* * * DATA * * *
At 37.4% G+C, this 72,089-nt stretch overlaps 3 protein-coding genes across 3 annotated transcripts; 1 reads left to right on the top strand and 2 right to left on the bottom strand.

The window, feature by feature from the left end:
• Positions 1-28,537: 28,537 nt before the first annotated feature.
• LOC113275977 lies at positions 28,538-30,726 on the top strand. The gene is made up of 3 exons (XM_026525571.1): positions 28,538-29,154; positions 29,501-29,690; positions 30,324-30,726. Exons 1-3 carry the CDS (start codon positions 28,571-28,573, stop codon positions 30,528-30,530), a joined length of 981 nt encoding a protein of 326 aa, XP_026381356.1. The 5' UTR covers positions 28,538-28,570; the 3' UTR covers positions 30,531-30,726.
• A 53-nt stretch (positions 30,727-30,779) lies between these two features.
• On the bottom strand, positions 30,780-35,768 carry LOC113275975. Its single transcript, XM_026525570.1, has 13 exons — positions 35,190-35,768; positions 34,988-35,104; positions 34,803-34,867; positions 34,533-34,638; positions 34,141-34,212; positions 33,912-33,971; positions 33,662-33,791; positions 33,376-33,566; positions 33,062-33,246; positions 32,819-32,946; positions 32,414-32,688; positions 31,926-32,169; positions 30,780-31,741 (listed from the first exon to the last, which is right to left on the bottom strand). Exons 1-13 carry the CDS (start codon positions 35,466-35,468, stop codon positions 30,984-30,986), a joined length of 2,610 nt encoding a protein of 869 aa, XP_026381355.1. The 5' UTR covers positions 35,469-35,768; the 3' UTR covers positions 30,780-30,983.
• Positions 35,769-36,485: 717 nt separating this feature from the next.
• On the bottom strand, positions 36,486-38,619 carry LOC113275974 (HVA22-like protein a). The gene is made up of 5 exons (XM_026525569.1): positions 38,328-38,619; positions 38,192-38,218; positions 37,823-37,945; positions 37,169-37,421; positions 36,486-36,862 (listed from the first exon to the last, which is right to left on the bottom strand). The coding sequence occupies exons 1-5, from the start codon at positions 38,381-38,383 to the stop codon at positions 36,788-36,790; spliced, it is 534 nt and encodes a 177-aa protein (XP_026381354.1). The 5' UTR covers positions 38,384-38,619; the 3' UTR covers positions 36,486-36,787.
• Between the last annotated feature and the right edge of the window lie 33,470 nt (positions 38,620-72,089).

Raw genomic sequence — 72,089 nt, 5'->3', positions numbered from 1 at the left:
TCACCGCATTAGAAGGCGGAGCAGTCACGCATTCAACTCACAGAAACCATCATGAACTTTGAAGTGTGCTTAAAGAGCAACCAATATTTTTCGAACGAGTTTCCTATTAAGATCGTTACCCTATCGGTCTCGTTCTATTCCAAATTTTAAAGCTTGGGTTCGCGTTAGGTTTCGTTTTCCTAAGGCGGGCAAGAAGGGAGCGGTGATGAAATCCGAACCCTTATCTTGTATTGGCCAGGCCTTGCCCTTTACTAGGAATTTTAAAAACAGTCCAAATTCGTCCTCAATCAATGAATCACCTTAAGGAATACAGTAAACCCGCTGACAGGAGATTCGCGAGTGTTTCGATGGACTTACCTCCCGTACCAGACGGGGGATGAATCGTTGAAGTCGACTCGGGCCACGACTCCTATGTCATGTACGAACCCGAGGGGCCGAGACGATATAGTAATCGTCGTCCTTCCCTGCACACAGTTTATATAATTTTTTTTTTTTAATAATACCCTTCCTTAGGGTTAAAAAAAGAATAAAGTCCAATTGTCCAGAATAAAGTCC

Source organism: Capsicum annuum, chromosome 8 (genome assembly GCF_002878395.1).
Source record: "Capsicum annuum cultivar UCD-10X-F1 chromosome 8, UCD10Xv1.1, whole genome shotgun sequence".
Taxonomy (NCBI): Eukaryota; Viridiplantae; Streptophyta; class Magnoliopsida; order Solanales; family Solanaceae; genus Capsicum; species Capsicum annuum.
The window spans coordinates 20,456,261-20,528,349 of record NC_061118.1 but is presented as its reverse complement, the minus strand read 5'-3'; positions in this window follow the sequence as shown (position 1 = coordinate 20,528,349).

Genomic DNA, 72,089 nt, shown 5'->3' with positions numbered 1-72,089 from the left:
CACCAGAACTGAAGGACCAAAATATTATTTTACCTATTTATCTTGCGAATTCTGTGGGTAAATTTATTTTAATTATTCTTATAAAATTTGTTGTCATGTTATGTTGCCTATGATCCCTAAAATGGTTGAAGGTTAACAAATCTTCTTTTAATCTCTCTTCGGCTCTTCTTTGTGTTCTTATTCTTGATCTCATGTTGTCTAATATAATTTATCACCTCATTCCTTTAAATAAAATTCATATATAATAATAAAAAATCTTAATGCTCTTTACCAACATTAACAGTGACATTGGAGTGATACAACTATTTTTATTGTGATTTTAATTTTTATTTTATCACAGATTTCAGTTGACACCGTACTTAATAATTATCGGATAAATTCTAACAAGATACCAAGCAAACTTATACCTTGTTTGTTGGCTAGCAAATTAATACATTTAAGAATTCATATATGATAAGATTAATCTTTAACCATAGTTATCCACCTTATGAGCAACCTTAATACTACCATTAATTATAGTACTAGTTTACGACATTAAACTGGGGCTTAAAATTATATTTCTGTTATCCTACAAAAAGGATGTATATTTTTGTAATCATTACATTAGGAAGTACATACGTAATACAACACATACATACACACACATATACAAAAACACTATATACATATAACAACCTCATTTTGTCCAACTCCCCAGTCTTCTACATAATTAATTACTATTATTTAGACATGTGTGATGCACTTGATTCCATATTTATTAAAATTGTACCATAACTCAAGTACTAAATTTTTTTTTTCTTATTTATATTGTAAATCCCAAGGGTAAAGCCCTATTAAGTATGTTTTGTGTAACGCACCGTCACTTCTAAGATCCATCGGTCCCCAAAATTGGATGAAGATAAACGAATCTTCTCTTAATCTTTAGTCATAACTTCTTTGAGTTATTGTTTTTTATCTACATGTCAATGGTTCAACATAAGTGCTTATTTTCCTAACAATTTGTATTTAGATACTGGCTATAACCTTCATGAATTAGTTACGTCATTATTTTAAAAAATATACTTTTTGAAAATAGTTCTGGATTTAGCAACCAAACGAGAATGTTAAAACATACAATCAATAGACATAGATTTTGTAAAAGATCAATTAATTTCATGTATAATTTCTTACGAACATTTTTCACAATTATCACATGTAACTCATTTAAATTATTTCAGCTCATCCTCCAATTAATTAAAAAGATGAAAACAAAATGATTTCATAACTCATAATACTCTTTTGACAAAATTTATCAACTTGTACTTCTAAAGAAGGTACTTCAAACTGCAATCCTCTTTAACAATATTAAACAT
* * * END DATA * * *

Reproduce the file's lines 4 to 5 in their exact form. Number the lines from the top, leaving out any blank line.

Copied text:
• LOC113275977 lies at positions 28,538-30,726 on the top strand. The gene is made up of 3 exons (XM_026525571.1): positions 28,538-29,154; positions 29,501-29,690; positions 30,324-30,726. Exons 1-3 carry the CDS (start codon positions 28,571-28,573, stop codon positions 30,528-30,530), a joined length of 981 nt encoding a protein of 326 aa, XP_026381356.1. The 5' UTR covers positions 28,538-28,570; the 3' UTR covers positions 30,531-30,726.
• A 53-nt stretch (positions 30,727-30,779) lies between these two features.